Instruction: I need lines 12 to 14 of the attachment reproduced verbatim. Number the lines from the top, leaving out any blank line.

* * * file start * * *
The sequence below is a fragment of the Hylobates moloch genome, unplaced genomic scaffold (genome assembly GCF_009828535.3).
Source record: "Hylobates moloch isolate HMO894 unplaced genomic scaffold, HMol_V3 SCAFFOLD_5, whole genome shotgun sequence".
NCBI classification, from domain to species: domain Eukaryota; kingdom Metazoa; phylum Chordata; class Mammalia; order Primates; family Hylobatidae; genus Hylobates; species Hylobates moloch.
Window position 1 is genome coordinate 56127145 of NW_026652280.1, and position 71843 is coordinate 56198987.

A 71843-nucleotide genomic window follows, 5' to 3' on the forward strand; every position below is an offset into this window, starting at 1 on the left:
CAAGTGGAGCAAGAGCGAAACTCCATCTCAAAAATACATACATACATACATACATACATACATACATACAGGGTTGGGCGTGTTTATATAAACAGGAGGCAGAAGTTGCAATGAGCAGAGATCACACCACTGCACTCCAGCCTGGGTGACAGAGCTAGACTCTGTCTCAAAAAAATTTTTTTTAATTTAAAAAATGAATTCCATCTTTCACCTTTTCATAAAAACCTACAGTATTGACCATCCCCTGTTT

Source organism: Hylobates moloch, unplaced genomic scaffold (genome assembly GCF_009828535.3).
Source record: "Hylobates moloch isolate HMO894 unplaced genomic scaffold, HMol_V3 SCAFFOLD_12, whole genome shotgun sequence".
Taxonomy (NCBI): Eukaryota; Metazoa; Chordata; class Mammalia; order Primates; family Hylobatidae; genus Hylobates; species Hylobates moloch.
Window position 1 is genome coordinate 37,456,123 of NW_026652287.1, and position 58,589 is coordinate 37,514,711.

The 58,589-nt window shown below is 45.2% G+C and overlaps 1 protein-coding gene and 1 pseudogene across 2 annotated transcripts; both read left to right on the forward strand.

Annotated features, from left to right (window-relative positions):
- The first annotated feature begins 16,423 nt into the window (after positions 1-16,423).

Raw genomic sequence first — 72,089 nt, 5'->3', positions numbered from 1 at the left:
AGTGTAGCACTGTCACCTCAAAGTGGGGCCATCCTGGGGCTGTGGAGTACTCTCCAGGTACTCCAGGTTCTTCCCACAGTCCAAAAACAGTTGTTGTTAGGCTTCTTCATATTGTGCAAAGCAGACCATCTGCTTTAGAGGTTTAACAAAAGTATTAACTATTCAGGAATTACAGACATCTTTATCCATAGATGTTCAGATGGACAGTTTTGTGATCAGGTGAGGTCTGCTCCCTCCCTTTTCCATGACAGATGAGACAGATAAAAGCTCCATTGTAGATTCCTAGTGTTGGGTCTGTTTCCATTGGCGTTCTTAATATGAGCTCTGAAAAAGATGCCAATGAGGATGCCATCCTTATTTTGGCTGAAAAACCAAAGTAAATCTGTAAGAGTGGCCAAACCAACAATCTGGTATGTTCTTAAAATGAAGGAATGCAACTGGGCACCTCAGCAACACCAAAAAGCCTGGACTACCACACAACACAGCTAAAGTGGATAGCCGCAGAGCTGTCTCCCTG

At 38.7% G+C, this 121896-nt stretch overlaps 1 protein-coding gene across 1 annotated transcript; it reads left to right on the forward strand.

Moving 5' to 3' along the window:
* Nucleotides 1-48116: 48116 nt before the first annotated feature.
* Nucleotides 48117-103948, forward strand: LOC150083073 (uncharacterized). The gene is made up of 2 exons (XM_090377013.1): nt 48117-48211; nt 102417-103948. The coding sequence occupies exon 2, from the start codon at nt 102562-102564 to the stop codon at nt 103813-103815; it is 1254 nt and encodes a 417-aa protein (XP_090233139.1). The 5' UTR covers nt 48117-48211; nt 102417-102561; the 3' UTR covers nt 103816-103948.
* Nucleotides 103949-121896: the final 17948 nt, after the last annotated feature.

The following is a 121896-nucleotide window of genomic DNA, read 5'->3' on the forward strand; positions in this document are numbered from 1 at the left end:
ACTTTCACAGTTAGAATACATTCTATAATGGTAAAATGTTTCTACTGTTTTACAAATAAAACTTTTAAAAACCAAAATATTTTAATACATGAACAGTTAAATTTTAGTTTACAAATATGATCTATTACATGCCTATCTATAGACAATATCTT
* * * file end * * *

Annotated features, from left to right (window-relative positions):
- The first annotated feature begins 16,423 nt into the window (after positions 1-16,423).

Raw genomic sequence first — 72,089 nt, 5'->3', positions numbered from 1 at the left: